(This morning, the New York Times drops an L-bomb on Trump too. Needless to say, the Times decided to upstage the Post, attacking Trump's "racist lies." For better or worse, the R-bomb gives readers another way to disregard what's being said.)

Personally, we think pitfalls still surround the accusation of "lying." That said, this campaign has featured a level of crazy misstatement and crazy apparent misstatement which has never been seen in recent White House campaigns.

Candidate Trump has been the leading player in this parade of crazy statements. The problem has been especially egregious in the last week or two. That's why we were especially struck by Sunday's Washington Post.

In our view, Sunday's Washington Post pretty much went for the hat trick. On the front page of Outlook, the Post featured an impassioned first-person account concerning police procedures and race—an impassioned first-person account which was journalistically egregious.

On the front page of the entire newspaper, the Post featured a screaming headline about the total amount of money Bill and Hillary Clinton have raised throughout the course of their political careers. In the Post's extremely lengthy report, money raised for charitable purposes was folded in with money raised for political campaigns. Has the fund-raising of any other candidate ever been handled this way?

(We were especially struck by this treatment because of the jihad the Post conducted in 2014 concerning Candidate Clinton's speaking fees. The relentless treatment was unlike anything the paper had ever done. The reporting was also, in various ways, perhaps a bit less than obsessively honest. Courteous as always, the nation's compliant career liberal journalists let this jihad pass.)

On a journalistic basis, we thought those featured front-page pieces were a pair of rather fat turkeys. But good God!

On page A4, its accustomed spot, the Post ran its weekly "Fact Checker" piece. As Trump's cascade of appalling statements continued, the Washington Post was concerned with this troubling factual question, as expressed in its hard-copy headline:

"Did Hillary Clinton try to join the Marines?"

Did Clinton try to join the Marines? Somewhere inside that pitiful org, some editor thought this was the number-one factual concern of the week!

"Did Clinton try to join the Marines!" In this all-important fact-check, Glenn Kessler reviews a somewhat murky story which Candidate Clinton seems to have told exactly twice in the twenty-two years since she arrived in Washington.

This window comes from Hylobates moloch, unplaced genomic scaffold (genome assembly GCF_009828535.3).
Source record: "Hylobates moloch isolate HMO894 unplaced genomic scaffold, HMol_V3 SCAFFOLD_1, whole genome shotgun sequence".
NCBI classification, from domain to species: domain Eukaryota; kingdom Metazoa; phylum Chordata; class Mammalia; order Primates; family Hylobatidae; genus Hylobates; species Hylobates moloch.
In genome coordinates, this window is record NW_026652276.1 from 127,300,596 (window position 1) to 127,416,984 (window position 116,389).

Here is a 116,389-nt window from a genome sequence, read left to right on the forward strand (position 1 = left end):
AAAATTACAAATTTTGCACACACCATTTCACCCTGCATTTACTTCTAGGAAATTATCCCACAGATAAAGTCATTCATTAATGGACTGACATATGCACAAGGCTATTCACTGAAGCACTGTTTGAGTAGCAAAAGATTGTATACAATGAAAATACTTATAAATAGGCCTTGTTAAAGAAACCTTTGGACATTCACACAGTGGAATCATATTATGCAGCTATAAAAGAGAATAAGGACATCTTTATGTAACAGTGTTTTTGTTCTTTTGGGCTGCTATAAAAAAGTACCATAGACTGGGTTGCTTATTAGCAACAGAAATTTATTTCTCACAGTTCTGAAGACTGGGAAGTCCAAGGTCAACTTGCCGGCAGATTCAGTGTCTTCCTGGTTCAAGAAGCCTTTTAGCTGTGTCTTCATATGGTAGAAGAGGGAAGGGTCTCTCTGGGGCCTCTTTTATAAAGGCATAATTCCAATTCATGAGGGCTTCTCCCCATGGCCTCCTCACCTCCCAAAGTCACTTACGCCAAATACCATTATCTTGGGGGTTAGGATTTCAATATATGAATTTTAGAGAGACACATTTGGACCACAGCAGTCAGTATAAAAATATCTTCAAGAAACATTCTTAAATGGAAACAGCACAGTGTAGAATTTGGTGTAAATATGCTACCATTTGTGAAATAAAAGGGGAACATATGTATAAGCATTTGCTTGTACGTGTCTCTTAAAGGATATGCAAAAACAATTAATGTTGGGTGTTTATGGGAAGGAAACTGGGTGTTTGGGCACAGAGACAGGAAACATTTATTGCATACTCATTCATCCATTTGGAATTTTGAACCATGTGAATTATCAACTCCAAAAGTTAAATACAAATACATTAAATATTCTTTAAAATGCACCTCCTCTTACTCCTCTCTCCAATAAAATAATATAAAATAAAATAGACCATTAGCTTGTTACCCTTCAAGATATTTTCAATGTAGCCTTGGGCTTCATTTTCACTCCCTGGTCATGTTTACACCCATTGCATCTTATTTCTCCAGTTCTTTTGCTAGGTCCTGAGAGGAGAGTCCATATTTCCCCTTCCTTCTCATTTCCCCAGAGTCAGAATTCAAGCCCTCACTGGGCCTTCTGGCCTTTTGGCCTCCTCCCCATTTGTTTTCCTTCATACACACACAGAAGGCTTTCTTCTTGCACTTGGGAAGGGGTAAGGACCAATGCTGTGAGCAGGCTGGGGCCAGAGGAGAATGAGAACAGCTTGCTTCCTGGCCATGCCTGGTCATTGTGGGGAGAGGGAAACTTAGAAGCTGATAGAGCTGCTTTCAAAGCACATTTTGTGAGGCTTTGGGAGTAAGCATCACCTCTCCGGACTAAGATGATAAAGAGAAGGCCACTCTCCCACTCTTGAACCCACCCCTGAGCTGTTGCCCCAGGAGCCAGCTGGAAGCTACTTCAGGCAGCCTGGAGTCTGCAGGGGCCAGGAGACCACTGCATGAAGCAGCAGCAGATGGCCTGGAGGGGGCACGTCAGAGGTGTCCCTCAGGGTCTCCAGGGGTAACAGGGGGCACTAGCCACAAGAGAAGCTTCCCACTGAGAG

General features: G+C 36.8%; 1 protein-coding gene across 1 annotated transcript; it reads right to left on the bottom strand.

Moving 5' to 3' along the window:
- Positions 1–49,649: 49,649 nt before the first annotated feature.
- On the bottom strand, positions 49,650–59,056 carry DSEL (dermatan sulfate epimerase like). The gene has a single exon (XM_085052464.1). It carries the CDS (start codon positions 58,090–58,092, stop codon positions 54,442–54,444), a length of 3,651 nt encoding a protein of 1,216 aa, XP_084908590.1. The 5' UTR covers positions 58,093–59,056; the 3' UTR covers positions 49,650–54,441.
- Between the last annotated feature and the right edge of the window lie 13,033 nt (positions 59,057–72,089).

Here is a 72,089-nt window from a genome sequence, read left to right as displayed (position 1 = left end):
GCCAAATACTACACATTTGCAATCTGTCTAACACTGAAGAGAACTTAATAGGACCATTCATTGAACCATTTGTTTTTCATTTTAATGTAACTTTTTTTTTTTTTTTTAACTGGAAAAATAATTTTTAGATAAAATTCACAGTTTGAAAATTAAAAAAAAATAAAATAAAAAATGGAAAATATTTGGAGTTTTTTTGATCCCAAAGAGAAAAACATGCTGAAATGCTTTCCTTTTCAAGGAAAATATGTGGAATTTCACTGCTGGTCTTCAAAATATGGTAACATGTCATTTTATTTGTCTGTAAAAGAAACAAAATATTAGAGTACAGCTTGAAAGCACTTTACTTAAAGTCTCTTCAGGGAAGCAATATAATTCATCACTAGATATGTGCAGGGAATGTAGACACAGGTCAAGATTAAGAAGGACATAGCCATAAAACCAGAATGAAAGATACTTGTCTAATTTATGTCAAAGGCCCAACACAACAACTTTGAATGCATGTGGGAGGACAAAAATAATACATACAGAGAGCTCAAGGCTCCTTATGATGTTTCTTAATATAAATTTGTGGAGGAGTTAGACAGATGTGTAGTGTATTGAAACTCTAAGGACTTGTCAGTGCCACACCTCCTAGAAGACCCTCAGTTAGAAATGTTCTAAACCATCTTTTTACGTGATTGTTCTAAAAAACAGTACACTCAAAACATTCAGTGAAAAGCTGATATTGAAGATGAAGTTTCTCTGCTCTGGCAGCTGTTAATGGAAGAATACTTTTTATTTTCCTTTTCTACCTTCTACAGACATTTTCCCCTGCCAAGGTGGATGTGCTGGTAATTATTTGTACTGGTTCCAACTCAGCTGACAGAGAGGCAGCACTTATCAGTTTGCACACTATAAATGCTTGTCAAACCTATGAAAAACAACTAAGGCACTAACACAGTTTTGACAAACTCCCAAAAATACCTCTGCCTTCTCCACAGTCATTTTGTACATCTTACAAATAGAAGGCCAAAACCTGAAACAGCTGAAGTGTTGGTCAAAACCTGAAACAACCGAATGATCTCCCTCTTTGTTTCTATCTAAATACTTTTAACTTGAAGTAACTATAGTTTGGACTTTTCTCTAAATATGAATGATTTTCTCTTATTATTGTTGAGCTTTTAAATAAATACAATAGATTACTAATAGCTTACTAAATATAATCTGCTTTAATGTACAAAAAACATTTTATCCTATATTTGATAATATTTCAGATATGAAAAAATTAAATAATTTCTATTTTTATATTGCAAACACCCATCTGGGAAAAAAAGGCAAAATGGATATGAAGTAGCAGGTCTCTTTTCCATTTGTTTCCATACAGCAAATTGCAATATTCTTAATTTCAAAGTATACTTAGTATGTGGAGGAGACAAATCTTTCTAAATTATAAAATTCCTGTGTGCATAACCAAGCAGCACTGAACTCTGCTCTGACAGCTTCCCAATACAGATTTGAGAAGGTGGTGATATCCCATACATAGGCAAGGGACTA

(To review the story, read Kessler's piece. We won't waste your time here.)

Clinton first told the story in 1994, her second year as first lady. Needless to say, this set off a cheeky, nosy "news report" in which the New York Times' pitiful Maureen Dowd examined the story's possible connection to the Clintons' pre-marital status in 1975.

(Dowd in 1994: “So, if she was talking to a Marine recruiter in 1975 before the marriage, was she briefly considering joining the few, the proud and the brave of the corps as an alternative to life with Mr. Clinton, who was already being widely touted as a sure thing for Arkansas Attorney General?” At the time, this pitiful obsessive was still a Times "reporter!")

Candidate Clinton told the story for the second time on November 10 of this year. Two days later, Kessler examined its accuracy in an on-line Fact Checker post.

When he did, he pitifully quoted the pitiful Dowd at inordinate length. (Also, Tony Kornheiser!) He then awarded Candidate Clinton two Pinocchios for the trivial ancient tale.

Should the watchdog have done that? According to Kessler's silly-bill rating regime, this is what a pair of Pinocchios means:
Two Pinocchios

Significant omissions and/or exaggerations.
Some factual error may be involved but not necessarily. A politician can create a false, misleading impression by playing with words and using legalistic language that means little to ordinary people. (Similar to “half true.”)
Are there "significant omissions or exaggerations" in the story Clinton told? If so, we have no idea what they are. Neither does the inerrant Kessler, to judge from the text of his post.

To judge from the text of his post, Kessler has no earthly idea if Candidate Clinton's murky story is true, "half true" or false. She obviously left a lot of things out when she briefly told the story this month. But Kessler doesn't seem to know what the omissions are, or if they're significant in any way.